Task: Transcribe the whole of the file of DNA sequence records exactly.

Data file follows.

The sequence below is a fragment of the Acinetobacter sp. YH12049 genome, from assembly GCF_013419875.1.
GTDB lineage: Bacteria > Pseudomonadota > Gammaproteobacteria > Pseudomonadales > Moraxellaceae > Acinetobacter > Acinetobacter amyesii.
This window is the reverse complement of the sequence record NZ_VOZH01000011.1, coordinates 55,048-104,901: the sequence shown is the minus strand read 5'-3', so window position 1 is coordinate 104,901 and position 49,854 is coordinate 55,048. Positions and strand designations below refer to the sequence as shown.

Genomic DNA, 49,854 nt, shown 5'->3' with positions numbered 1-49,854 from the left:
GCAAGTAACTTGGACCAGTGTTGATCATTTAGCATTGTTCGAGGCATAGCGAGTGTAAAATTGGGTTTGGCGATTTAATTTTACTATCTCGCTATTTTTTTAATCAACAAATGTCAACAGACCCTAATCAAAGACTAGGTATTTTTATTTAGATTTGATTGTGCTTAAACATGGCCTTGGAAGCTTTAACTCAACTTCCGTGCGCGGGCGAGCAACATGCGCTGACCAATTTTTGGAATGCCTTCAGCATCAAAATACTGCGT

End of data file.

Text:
The sequence below is a fragment of the Acinetobacter sp. YH12049 genome, from assembly GCF_013419875.1.
GTDB lineage: Bacteria > Pseudomonadota > Gammaproteobacteria > Pseudomonadales > Moraxellaceae > Acinetobacter > Acinetobacter amyesii.
This window is the reverse complement of the sequence record NZ_VOZH01000011.1, coordinates 55,048-104,901: the sequence shown is the minus strand read 5'-3', so window position 1 is coordinate 104,901 and position 49,854 is coordinate 55,048. Positions and strand designations below refer to the sequence as shown.

Genomic DNA, 49,854 nt, shown 5'->3' with positions numbered 1-49,854 from the left:
GCAAGTAACTTGGACCAGTGTTGATCATTTAGCATTGTTCGAGGCATAGCGAGTGTAAAATTGGGTTTGGCGATTTAATTTTACTATCTCGCTATTTTTTTAATCAACAAATGTCAACAGACCCTAATCAAAGACTAGGTATTTTTATTTAGATTTGATTGTGCTTAAACATGGCCTTGGAAGCTTTAACTCAACTTCCGTGCGCGGGCGAGCAACATGCGCTGACCAATTTTTGGAATGCCTTCAGCATCAAAATACTGCGT